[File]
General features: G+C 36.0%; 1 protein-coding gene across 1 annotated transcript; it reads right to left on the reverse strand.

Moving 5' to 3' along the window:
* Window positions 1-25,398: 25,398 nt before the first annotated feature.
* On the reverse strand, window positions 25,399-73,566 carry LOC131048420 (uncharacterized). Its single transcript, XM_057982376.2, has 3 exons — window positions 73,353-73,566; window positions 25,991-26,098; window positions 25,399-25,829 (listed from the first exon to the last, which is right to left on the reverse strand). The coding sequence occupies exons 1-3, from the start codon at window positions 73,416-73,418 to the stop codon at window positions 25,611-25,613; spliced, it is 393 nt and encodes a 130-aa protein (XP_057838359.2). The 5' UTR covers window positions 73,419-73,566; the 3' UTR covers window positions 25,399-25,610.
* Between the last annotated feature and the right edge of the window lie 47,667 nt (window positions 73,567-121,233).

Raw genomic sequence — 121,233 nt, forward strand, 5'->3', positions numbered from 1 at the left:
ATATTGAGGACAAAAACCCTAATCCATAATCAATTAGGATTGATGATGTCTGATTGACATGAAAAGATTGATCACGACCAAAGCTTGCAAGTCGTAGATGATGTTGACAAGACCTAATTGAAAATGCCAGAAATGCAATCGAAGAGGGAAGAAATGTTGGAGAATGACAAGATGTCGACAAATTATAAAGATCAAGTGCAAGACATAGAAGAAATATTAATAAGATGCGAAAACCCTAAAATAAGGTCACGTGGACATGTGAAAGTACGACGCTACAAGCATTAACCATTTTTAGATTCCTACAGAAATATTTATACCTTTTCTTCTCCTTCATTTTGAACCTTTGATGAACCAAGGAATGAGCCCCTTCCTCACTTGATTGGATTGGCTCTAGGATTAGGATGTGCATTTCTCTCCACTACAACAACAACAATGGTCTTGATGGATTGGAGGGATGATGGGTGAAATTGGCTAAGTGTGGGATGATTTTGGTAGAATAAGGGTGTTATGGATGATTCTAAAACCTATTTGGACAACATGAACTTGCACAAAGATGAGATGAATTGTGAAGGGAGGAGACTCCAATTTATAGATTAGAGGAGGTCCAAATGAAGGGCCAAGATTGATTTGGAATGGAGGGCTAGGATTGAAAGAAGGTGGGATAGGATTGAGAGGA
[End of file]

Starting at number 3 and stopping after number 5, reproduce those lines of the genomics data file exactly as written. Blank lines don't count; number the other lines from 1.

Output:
* Window positions 1-25,398: 25,398 nt before the first annotated feature.
* On the reverse strand, window positions 25,399-73,566 carry LOC131048420 (uncharacterized). Its single transcript, XM_057982376.2, has 3 exons — window positions 73,353-73,566; window positions 25,991-26,098; window positions 25,399-25,829 (listed from the first exon to the last, which is right to left on the reverse strand). The coding sequence occupies exons 1-3, from the start codon at window positions 73,416-73,418 to the stop codon at window positions 25,611-25,613; spliced, it is 393 nt and encodes a 130-aa protein (XP_057838359.2). The 5' UTR covers window positions 73,419-73,566; the 3' UTR covers window positions 25,399-25,610.
* Between the last annotated feature and the right edge of the window lie 47,667 nt (window positions 73,567-121,233).